SAS Environmental Services Blog

SAS-ES Top 10 Trends for Oil Waste Treatment

Posted by Sophie Cochrane on 27-Nov-2018 11:00:00
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As always, our work is filled with oil sludge and slops treatment. Due to this it is easy for the SAS-ES team to begin to identify the top trends for oil waste treatment, as related to oil contaminated waste management and treatment. 

After reviewing the 100s of conversations we’ve had with customers, partners and industry experts (operators, service companies, waste management/treatment companies, environmental service companies and consultants). We have come up with the “SAS-ES Top 10 Trends for Oil Waste Treatment”.

In no particular order:

  1. More waste than ever– Okay, not shocking, but underpinning the entire situation is that as a planet, we are producing more waste from drilling, production and refining than ever before. This presents significant challenges and opportunities for the entire industry.
  1. Water becomes more important than ever - Many more of our conversations now (especially in the US & Canada) revolve around clean water. The wastewater produced through fracking will continue to put pressures on reducing water consumption and finding new methods for treating contaminated water.
  1. Waste stops production, becomes a critical issue - Waste will take on entirely new level of importance as the inability to effectively treat/dispose of the large volumes of waste will cause more delays in production. Stopping production costs serious money, this will cause the industry to treat waste with more importance.
  1. Growth of non-entry tank cleaning accelerates - There is now a significant level of interest for non-entry tank cleaning systems. Continued pressure by oil companies and service companies on improving H&S standards means fewer man-hours in enclosed hazardous tanks is high on the agenda. This will continue to accelerate until non-entry becomes the standard approach.  
  1. Waste gets more expensive - As volumes of waste increase and available disposal space decreases, it’s only natural that the cost of disposal will go up. Additionally, governments are tightening waste disposal regulations and increasing waste taxes.  Waste can only get more expensive as time goes on.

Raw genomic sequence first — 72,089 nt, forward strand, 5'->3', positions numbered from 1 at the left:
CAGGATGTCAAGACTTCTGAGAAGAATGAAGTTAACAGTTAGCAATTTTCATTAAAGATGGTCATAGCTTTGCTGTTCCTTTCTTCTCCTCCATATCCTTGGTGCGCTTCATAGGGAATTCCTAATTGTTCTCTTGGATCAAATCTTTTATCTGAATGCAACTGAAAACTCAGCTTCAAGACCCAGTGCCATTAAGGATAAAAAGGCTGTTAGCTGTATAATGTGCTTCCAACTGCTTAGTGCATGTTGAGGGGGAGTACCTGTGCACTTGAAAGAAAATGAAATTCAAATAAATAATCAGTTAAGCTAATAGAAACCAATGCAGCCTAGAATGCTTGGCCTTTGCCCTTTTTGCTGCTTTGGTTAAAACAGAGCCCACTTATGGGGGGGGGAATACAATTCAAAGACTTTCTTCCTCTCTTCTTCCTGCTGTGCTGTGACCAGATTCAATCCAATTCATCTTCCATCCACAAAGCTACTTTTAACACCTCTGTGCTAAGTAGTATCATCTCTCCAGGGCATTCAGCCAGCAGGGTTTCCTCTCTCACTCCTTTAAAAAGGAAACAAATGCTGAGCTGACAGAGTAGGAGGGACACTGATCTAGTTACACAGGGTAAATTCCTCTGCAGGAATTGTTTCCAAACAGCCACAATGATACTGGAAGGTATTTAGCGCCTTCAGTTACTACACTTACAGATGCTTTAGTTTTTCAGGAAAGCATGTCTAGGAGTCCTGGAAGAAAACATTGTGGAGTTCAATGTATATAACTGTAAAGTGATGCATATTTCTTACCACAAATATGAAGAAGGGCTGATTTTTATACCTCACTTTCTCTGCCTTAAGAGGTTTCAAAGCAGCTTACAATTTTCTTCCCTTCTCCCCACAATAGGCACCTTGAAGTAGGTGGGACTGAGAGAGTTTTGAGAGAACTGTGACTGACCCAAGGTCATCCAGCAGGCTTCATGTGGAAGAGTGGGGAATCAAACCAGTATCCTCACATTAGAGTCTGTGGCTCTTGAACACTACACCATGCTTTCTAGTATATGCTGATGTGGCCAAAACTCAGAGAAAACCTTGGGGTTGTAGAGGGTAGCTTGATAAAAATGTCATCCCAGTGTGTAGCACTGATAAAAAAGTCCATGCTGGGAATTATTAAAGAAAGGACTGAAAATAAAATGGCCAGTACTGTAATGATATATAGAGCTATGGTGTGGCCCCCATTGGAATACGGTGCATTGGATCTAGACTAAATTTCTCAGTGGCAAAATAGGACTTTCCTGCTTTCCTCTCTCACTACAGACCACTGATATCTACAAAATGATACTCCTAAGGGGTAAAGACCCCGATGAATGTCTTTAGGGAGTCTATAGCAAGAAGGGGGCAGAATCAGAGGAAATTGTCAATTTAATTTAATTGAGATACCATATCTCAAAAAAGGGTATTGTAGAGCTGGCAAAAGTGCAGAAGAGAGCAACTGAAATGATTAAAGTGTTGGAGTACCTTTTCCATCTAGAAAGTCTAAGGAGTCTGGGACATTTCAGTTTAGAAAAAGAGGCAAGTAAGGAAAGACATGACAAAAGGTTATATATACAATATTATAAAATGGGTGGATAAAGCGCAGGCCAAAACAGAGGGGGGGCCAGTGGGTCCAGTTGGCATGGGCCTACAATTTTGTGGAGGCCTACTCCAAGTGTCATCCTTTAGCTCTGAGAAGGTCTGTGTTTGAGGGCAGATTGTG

1. Wastewater reduction becomes focus for tank/vessel cleaning - There is a continuously increasing level of interest specifically in reducing the volumes of water used in tank/vessel cleaning. This focus on waste prevention, not just waste treatment, will lead to the adoption of more closed loop systems where the wash fluid can be re-used multiple times. Using the right chemistry in the washing of these vessels will simplify the re-use of the wash pill and cut waste volumes significantly. 
  1. Mechanical systems & specialist chemicals combine for more effective approaches - The industry is learning that the best system often combines clever mechanical engineering with clever chemical engineering. It’s no longer “either/or”, it’s “both for best results”. There are now more holistic approaches, which leverage the best technology from all fields. 
  1. Heat treatment comes under serious pressure - Using heat has been a relatively standard approach for removing water from oil. However, heating a 100MT tank full of oil waste to 75C, and maintaining that temperature for 2-3 days is extremely costly.  As the cost of energy increases, companies will look for alternative approaches to heating alone.  
  1. Treatment of legacy waste accelerates - The industry has been storing waste for decades, putting off dealing with the problem until there was no other option. Storage space is running out and governments and the public are pushing for cleanups. These pressures will lead to more legacy waste projects around the world.
  1. Transportation costs/challenges drive “at-source” treatment - The conversation with our customers is often about reducing the “number of trucks”. The transportation of waste from drill sites to suitable treatment/disposal facilities is a serious problem. It creates a significant environmental risk and is very costly. There will be a push to reduce the volume of waste that is being “trucked”. 

Based on what we’ve seen and heard recently, these are the trends we believe will continue to play out in the years to come.

What do you think will be the top trends? Do you agree with us? Have we missed anything? It would be great to hear your thoughts so please do get in touch. 

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